Chains of a Different Master

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chainsPerhaps the most famous of all of Karl Marx’s writings was the clause “you have nothing to lose but your chains.” 

Many people still believe that human beings are chained to corporate masters.  Writers like Seth Godin talk about an awakening in which workers refuse to remain cogs in someone else’s machine. 

These well-meaning people (some are well-meaning, anyway) have no problem, though with giving more power to a handful of slave-masters in Washington. They miss the big picture.

Corporate leaders are no longer independent movers.  As we’ve seen acutely in the past two years, corporate CEOs grovel before the throne of government, begging and pleading for scraps from Washington’s table.

The whole idea of earmarks is part of this game.  Senators tax (or borrow) billions which they earmark for, say, a university in their state.  The university donates up to 80 percent of that earmark back to Senator X’s campaign.  Or the CEO of Goldman Sachs becomes Secretary of the Treasury and funnels US bonds through Goldman Sachs.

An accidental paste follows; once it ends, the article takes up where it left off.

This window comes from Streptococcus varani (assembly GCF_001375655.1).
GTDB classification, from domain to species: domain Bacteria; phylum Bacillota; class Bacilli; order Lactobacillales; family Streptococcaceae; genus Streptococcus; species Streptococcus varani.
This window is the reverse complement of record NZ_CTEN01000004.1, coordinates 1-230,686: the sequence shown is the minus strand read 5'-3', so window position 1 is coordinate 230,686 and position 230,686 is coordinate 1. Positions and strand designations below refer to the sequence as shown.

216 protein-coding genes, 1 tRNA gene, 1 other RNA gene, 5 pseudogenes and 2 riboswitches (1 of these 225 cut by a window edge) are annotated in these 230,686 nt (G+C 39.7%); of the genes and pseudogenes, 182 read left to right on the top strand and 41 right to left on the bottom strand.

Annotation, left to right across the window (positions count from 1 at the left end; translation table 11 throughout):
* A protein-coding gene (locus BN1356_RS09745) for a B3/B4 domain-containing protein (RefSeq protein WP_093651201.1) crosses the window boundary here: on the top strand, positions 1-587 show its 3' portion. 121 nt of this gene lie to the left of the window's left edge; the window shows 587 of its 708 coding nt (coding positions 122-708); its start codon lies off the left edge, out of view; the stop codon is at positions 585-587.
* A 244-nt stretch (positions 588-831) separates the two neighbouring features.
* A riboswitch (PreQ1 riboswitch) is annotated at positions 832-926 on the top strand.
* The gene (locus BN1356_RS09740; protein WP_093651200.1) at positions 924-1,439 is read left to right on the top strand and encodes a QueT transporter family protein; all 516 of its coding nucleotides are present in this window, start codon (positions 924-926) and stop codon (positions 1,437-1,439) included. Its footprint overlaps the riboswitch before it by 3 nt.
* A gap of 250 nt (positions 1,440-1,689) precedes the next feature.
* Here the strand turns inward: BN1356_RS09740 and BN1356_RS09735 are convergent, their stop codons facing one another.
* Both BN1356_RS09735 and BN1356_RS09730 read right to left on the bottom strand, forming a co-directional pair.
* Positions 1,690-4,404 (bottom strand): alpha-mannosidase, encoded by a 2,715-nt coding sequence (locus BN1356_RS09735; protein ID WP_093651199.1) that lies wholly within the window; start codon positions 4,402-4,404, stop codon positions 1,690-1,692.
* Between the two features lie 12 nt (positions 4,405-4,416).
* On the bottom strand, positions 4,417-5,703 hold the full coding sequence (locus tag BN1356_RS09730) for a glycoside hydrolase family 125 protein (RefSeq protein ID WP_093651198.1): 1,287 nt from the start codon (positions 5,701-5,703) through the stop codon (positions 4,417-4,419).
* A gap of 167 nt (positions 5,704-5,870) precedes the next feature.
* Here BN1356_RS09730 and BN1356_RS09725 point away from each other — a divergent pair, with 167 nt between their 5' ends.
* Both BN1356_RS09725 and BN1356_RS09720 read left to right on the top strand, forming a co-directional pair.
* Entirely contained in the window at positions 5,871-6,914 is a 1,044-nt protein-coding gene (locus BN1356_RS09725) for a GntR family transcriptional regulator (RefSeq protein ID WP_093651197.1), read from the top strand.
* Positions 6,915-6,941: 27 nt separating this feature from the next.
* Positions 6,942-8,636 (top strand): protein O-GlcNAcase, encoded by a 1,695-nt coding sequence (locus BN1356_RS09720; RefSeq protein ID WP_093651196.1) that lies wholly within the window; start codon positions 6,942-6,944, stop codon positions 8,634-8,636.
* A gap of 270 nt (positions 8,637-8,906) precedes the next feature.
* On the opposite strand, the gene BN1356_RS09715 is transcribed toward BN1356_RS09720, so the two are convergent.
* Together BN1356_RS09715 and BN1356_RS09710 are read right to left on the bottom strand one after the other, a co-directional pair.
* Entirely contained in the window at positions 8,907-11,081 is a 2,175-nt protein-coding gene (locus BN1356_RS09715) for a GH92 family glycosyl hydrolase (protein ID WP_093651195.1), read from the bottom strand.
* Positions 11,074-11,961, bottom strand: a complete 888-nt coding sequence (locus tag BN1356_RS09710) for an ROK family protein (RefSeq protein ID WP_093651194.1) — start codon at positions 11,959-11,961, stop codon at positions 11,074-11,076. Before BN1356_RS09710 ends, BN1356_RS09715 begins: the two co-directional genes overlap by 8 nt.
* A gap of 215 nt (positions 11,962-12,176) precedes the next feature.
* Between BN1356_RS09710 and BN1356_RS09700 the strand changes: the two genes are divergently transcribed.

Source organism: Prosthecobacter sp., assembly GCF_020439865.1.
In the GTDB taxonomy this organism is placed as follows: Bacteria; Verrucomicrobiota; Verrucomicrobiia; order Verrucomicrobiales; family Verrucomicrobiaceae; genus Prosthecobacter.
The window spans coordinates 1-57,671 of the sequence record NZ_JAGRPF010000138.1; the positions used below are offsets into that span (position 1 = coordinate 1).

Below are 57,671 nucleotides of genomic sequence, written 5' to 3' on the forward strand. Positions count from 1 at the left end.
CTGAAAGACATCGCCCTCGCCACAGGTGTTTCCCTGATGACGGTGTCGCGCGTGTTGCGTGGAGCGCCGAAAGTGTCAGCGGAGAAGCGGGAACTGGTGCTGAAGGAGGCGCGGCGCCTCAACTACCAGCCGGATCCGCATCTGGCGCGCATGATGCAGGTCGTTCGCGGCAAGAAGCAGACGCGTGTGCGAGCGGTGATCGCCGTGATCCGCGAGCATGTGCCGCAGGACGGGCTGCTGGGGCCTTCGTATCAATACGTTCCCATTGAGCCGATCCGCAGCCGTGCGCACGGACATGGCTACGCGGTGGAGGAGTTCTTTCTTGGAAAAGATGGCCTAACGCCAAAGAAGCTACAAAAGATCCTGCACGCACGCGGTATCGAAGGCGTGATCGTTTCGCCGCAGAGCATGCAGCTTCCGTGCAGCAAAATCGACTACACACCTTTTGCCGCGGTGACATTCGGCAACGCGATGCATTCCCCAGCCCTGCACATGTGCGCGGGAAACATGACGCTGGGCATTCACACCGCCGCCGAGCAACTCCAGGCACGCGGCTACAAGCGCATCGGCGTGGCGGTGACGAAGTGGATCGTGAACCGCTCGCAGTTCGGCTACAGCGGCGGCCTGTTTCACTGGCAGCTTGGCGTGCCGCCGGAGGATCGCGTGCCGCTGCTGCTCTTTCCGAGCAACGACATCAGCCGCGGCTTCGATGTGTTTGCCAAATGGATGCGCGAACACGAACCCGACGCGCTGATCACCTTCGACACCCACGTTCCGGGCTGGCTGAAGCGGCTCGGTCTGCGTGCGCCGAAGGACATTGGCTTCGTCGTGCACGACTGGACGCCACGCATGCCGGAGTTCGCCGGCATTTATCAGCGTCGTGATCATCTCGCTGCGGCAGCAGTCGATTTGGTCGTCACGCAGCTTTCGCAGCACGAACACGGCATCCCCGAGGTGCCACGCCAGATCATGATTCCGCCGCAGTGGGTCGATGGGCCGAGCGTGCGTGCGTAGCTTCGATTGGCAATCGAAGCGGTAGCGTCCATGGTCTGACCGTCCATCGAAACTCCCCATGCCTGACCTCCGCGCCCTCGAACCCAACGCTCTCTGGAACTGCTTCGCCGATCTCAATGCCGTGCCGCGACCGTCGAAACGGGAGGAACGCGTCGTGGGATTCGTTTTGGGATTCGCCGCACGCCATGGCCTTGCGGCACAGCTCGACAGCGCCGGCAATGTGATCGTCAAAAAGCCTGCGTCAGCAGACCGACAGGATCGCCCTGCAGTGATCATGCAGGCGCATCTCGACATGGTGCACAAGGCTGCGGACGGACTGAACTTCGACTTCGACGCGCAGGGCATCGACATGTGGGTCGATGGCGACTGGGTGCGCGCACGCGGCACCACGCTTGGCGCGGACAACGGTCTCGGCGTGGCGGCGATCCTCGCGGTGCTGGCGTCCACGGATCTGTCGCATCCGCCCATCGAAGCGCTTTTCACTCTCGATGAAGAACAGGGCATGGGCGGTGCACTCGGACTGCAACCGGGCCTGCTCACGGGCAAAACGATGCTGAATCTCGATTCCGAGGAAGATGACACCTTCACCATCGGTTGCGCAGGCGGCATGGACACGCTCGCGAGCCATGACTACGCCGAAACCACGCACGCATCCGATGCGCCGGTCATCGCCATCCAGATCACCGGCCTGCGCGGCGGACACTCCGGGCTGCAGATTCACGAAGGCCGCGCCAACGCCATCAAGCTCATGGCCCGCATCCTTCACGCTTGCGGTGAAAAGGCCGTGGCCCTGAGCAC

Apologies to Seth Godin and His Readers

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I tried to manually trackback to Seth Godin’s post on TV from this post

Between WordPress’s false negatives on reporting success of links, my laptop’s touchy touchpad, and Typepad’s weird trackback URL system, I managed to:

a. Link once to the wrong blog post

b. Link twice to the right blog post

I pride myself on being respectful of blogging etiquette.  I hate trackback spam. I hate it even more when I’m the one creating it.

I am sorry to Seth and his readers. 

Not So Fast, Seth